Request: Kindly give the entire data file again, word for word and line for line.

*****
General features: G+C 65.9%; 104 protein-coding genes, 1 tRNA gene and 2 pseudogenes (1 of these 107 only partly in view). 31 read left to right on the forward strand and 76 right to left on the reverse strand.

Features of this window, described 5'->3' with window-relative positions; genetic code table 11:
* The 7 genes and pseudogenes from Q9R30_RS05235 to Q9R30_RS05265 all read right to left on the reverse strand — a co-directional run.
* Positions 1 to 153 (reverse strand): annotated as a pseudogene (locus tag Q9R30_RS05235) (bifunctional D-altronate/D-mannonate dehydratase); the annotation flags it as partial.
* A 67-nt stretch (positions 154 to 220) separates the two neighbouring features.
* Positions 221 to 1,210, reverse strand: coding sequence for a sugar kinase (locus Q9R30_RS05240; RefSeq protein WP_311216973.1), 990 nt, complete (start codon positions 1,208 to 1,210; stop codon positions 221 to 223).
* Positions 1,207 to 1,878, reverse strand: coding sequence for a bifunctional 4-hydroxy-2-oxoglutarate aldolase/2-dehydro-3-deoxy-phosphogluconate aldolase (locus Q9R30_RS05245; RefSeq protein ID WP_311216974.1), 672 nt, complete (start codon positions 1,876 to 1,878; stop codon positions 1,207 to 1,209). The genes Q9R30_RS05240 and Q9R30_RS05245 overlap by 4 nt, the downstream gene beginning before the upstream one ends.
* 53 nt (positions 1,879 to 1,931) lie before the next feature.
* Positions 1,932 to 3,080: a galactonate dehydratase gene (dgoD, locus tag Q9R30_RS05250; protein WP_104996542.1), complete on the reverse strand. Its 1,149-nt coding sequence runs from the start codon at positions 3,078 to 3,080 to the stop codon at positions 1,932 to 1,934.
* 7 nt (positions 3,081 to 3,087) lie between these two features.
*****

General features: G+C 65.9%; 104 protein-coding genes, 1 tRNA gene and 2 pseudogenes (1 of these 107 only partly in view). 31 read left to right on the forward strand and 76 right to left on the reverse strand.

Features of this window, described 5'->3' with window-relative positions; genetic code table 11:
* The 7 genes and pseudogenes from Q9R30_RS05235 to Q9R30_RS05265 all read right to left on the reverse strand — a co-directional run.
* Positions 1 to 153 (reverse strand): annotated as a pseudogene (locus tag Q9R30_RS05235) (bifunctional D-altronate/D-mannonate dehydratase); the annotation flags it as partial.
* A 67-nt stretch (positions 154 to 220) separates the two neighbouring features.
* Positions 221 to 1,210, reverse strand: coding sequence for a sugar kinase (locus Q9R30_RS05240; RefSeq protein WP_311216973.1), 990 nt, complete (start codon positions 1,208 to 1,210; stop codon positions 221 to 223).
* Positions 1,207 to 1,878, reverse strand: coding sequence for a bifunctional 4-hydroxy-2-oxoglutarate aldolase/2-dehydro-3-deoxy-phosphogluconate aldolase (locus Q9R30_RS05245; RefSeq protein ID WP_311216974.1), 672 nt, complete (start codon positions 1,876 to 1,878; stop codon positions 1,207 to 1,209). The genes Q9R30_RS05240 and Q9R30_RS05245 overlap by 4 nt, the downstream gene beginning before the upstream one ends.
* 53 nt (positions 1,879 to 1,931) lie before the next feature.
* Positions 1,932 to 3,080: a galactonate dehydratase gene (dgoD, locus tag Q9R30_RS05250; protein WP_104996542.1), complete on the reverse strand. Its 1,149-nt coding sequence runs from the start codon at positions 3,078 to 3,080 to the stop codon at positions 1,932 to 1,934.
* 7 nt (positions 3,081 to 3,087) lie between these two features.